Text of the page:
Occupy Wall Street – How Long, How Many, Which Cities? – How is Occupy Wall Street faring—not broadly, but at this very moment? Below, we’ve compiled a few indicators that attempt to answer this question, from conditions in Zuccotti Park to the movement’s global spread. The metrics, which update every five minutes, are admittedly imperfect and far from comprehensive, but we hope they give you a sense of how things are going. If you would like to see a particular datapoint included, let us know in the comments.
The real Wall Street occupation is online – The Occupy Wall Street movement, now that it has broadened in scope beyond the financial district of Manhattan to attain a truly national — even global — scale has the potential to lay the groundwork for a new generation of start-ups capable of reshaping the financial system in radically new ways. These tech start-ups, while officially unaffiliated with the Occupy Wall Street movement, are nonetheless responding to the unmet needs of these protesters, individuals who feel abandoned by the current financial system.
The breakout company of the Occupy Wall Street movement thus far has been Palo Alto-based WePay, a start-up largely unknown until the protest movement began September 17. Over the past 45 days, WePay has become the de facto official way to send money to the “Occupy” protesters while simultaneously bypassing the largest financial institutions. At a time when many payment alternatives already exist, it’s more than a coincidence that an unknown technology player, free of any associations with the banking establishment, has emerged as the financial intermediary of choice. Just a few months ago, the obvious choice for sending money to an organization like Occupy Wall Street would have been PayPal, but that was before the company decided to cooperate with the financial embargo against WikiLeaks.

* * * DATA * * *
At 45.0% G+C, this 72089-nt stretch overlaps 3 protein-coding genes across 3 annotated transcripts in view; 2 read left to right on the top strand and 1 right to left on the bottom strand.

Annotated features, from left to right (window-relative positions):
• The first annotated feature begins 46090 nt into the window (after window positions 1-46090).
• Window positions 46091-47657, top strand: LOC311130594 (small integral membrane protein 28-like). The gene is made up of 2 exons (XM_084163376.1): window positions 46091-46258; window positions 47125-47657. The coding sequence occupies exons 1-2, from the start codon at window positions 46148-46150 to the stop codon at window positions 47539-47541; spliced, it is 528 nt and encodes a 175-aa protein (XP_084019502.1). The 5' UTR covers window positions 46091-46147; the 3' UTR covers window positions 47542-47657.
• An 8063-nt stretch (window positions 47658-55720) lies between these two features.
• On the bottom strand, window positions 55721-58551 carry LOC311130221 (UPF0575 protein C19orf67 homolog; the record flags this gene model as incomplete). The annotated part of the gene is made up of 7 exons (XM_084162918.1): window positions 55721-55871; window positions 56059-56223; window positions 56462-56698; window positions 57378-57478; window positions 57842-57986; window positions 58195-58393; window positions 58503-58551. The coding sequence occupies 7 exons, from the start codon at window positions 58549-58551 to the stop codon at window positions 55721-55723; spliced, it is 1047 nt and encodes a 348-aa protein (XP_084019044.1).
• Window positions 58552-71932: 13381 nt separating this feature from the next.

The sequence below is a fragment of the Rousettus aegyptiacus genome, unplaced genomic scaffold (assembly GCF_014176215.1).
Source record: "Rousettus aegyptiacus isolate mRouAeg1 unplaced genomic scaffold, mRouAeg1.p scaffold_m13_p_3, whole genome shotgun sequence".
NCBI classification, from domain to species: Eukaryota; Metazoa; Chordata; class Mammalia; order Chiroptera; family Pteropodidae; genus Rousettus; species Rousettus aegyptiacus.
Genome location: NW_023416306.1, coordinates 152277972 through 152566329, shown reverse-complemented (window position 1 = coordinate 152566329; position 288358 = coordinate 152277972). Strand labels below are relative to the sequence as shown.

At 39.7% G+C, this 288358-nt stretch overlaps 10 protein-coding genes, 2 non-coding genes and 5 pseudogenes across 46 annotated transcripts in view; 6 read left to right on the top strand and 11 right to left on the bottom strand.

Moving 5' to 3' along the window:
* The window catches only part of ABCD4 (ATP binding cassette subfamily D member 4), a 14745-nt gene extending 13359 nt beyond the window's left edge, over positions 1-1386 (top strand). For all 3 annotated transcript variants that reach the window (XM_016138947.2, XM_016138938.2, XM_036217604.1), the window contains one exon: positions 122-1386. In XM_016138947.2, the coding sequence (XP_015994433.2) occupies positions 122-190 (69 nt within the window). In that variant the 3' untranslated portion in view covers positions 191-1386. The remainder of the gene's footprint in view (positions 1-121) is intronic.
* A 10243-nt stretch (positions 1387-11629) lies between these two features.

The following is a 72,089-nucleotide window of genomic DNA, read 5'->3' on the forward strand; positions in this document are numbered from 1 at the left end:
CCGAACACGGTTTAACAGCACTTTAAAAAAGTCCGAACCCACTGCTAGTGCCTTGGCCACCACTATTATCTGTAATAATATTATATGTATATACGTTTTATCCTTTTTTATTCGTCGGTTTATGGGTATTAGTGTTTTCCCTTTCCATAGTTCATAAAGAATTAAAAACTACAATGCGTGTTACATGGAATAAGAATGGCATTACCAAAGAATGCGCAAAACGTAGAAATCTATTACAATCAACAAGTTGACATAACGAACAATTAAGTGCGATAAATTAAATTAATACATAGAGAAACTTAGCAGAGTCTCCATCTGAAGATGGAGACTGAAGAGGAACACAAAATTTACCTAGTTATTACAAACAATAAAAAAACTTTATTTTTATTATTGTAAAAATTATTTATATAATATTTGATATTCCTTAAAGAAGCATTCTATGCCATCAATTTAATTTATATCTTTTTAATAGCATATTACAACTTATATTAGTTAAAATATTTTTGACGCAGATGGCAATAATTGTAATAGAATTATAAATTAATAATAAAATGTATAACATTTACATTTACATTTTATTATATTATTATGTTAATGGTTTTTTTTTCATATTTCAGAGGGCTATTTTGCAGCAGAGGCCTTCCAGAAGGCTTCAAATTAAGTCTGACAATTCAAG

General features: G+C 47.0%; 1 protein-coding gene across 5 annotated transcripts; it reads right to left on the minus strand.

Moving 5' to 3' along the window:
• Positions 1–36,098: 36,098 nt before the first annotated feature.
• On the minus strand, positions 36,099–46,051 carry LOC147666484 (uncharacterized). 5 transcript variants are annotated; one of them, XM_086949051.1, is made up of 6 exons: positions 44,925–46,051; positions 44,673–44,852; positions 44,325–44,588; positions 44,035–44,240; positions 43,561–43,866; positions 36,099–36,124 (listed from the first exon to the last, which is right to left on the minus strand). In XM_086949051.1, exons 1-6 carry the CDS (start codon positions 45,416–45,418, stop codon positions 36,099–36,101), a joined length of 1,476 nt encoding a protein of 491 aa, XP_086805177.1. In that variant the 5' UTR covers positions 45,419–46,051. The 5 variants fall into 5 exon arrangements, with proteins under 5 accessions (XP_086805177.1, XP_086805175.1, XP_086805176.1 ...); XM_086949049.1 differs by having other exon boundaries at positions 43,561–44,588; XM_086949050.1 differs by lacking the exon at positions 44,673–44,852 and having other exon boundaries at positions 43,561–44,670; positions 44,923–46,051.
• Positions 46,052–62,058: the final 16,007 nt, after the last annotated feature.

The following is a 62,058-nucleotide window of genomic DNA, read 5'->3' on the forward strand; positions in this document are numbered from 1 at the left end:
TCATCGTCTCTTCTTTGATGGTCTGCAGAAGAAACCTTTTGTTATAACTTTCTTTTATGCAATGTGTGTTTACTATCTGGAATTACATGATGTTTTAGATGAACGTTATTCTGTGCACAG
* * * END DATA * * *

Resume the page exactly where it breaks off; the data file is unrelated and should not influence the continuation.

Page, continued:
But data from both sides of the border suggest that illegal immigration from Mexico is already in fast retreat, as U.S. job shortages, tighter border enforcement and the frightening presence of criminal gangs on the Mexican side dissuade many from making the trip.
Mexican census figures show that fewer Mexicans are setting out and many are returning — leaving net migration at close to zero, Mexican officials say. Arrests by the U.S. Border Patrol along the southwestern frontier, a common gauge of how many people try to cross without papers, tumbled to 304,755 during the 11 months ended in August, extending a nearly steady drop since a peak of 1.6 million in 2000.
The scale of the fall has prompted some to suggest that a decades-long migration boom may be ending, even as others argue that the decline is only momentary.
“Our country is not experiencing the population loss due to migration that was seen for nearly 50 years,” Rene Zenteno, a deputy Mexico interior secretary for migration matters, has said.
Douglas Massey, an immigration scholar at Princeton University, said surveys of residents in Mexican migrant towns he has studied for many years found that the number of people making their first trip north had dwindled to near zero.
Some Residents Cheer the Clearing of Zuccotti Park – Some Residents Cheer Clearing of Zuccotti Park
As residents and office workers woke to a Zuccotti Park cleared of its protest encampment, some cheered the removal while others objected to the tough police action that brought it about, my colleague Cara Buckley reports:
One young father, pushing his toddler son in a stroller, gave police officers guarding Zuccotti Park a thumbs up. Another man, rushing by in a cream suit, flashed them a mega-watt grin. The sight of the park, freshly cleared and washed, stopped a blonde woman walking by in her tracks. “Ooooooh, good,” she cooed.
The clearing of Zuccotti Park struck a deep blow to the Occupy Wall Street movement, which had used the site as its physical and spiritual heart. But as the newly ousted protesters gathered in Foley Square to decide what to do next, many residents, workers and business owners near the park felt deep relief. ” Super ecstatic,” said a young office worker. “Definitely relieved,” said a young woman working behind the counter at Panini & Co., a cafe overlooking the park.